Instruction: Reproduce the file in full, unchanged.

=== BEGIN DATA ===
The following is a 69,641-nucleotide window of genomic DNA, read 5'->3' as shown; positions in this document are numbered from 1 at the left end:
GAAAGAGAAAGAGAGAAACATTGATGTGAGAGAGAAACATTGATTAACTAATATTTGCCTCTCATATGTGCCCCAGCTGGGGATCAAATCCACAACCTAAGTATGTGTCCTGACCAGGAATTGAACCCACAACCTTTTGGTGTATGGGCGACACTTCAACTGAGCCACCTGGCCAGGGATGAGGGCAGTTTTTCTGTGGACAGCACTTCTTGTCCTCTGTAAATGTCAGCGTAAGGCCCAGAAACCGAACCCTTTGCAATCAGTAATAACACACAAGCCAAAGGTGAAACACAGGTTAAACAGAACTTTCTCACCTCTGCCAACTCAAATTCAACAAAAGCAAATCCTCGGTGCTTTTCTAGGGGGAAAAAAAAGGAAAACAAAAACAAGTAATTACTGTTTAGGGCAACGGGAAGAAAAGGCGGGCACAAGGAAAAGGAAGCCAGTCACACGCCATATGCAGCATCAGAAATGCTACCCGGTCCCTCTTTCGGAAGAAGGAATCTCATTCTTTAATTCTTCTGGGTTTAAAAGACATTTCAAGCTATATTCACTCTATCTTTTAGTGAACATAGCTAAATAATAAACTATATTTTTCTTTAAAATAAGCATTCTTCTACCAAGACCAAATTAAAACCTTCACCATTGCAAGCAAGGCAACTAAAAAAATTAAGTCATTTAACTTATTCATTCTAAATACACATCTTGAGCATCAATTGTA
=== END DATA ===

The following is a 69,641-nucleotide window of genomic DNA, read 5'->3' as shown; positions in this document are numbered from 1 at the left end:
GAAAGAGAAAGAGAGAAACATTGATGTGAGAGAGAAACATTGATTAACTAATATTTGCCTCTCATATGTGCCCCAGCTGGGGATCAAATCCACAACCTAAGTATGTGTCCTGACCAGGAATTGAACCCACAACCTTTTGGTGTATGGGCGACACTTCAACTGAGCCACCTGGCCAGGGATGAGGGCAGTTTTTCTGTGGACAGCACTTCTTGTCCTCTGTAAATGTCAGCGTAAGGCCCAGAAACCGAACCCTTTGCAATCAGTAATAACACACAAGCCAAAGGTGAAACACAGGTTAAACAGAACTTTCTCACCTCTGCCAACTCAAATTCAACAAAAGCAAATCCTCGGTGCTTTTCTAGGGGGAAAAAAAAGGAAAACAAAAACAAGTAATTACTGTTTAGGGCAACGGGAAGAAAAGGCGGGCACAAGGAAAAGGAAGCCAGTCACACGCCATATGCAGCATCAGAAATGCTACCCGGTCCCTCTTTCGGAAGAAGGAATCTCATTCTTTAATTCTTCTGGGTTTAAAAGACATTTCAAGCTATATTCACTCTATCTTTTAGTGAACATAGCTAAATAATAAACTATATTTTTCTTTAAAATAAGCATTCTTCTACCAAGACCAAATTAAAACCTTCACCATTGCAAGCAAGGCAACTAAAAAAATTAAGTCATTTAACTTATTCATTCTAAATACACATCTTGAGCATCAATTGTA